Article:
Males arising in primarily hermaphroditic species gain an advantage in certain environments as fertilizers because they lack the energy cost of producing eggs.[19] The development of monoecious and gonochoristic species represents a transition from broadcast fertilization to localized and internal fertilization.[1]

The Broad-barred goby is capable of bi-directional sex change.
The Broad-barred goby is capable of bi-directional sex change.

Simultaneous hermaphrodism exists in species with pre-Cambrian roots, and several families of organisms have shifted between hermaprodism and gonochoism over their evolutionary history.[1] There are sequentially hermaphroditic species, such as the goby, which show bidirectional sex changing. The dwarf males of anglerfish in the family Ceratiidae function as "mobile testes" for the females of their species.

Behavioral principles

Reproductive transactions

Animals help another in order to access reproductive opportunities. Any inequality in this opportunity is due to predation or resource availability. Therefore, there is value in boosting the reproductive fitness of an animals parents or siblings, both of which share genetic information. Even without this genetic relationship, reproductive transactions can be valuable. Sexual conflict arises from a failure for pairs to negotiate value of reproductive transactions effectively.[1]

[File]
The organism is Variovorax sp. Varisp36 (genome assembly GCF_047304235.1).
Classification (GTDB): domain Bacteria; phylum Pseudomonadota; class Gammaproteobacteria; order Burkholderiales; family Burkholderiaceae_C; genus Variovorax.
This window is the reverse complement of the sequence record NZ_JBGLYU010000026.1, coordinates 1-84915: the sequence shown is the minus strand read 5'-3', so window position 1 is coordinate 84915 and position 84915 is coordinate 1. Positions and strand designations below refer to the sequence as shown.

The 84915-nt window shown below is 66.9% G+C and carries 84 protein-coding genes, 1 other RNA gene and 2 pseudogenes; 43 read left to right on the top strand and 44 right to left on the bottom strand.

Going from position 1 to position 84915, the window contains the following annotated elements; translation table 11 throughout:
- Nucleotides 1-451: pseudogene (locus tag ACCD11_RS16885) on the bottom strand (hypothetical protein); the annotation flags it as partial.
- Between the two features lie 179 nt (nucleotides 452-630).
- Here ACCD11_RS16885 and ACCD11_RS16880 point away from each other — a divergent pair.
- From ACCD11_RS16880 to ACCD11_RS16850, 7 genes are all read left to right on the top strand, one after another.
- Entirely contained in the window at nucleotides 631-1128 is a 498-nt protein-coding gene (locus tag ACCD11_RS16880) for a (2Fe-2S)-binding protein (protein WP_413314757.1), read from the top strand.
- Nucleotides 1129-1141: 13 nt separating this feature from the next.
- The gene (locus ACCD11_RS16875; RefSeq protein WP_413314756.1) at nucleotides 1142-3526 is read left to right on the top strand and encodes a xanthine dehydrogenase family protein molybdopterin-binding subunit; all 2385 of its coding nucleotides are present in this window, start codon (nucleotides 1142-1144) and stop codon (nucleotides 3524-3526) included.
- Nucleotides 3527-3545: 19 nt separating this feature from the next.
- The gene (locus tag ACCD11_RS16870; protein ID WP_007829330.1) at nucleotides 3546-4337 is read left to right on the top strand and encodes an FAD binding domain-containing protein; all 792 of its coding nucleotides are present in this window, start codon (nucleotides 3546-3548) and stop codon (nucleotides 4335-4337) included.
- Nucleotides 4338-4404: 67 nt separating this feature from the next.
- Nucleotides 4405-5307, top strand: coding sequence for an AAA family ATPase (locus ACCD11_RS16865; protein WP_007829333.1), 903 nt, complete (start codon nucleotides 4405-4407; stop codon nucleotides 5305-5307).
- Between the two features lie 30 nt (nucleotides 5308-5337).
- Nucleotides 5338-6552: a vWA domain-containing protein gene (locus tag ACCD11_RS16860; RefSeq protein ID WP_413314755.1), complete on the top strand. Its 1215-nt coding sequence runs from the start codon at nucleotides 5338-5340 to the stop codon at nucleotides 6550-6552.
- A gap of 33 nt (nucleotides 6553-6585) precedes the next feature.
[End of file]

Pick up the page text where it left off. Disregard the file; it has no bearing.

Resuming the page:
Mating can therefore serve purposes beyond reproduction, if the maintenance of social structures does not decrease effective fitness. Homosexual mating behavior is observed in species where this is the case. Several asexual species of whiptail lizards have been observed to engage in mating and pair-bonding despite the lack of gametic fusion.[20]

Social state matrices

Animal behavior can be understood as the intersection of three primary elements: genetic foundations, social systems, and individual reaction. A social state matrix is composed of genetic foundations and social systems to determine behavior arising from the intersection of them.[1] For example, animals have genetics which determine reaction to potential foraging stimuli, but only search for the stimuli at certain times of day due to social systems. Therefore, social systems would be selected for which optimize behaviors such as foraging and mate selection.

Criticism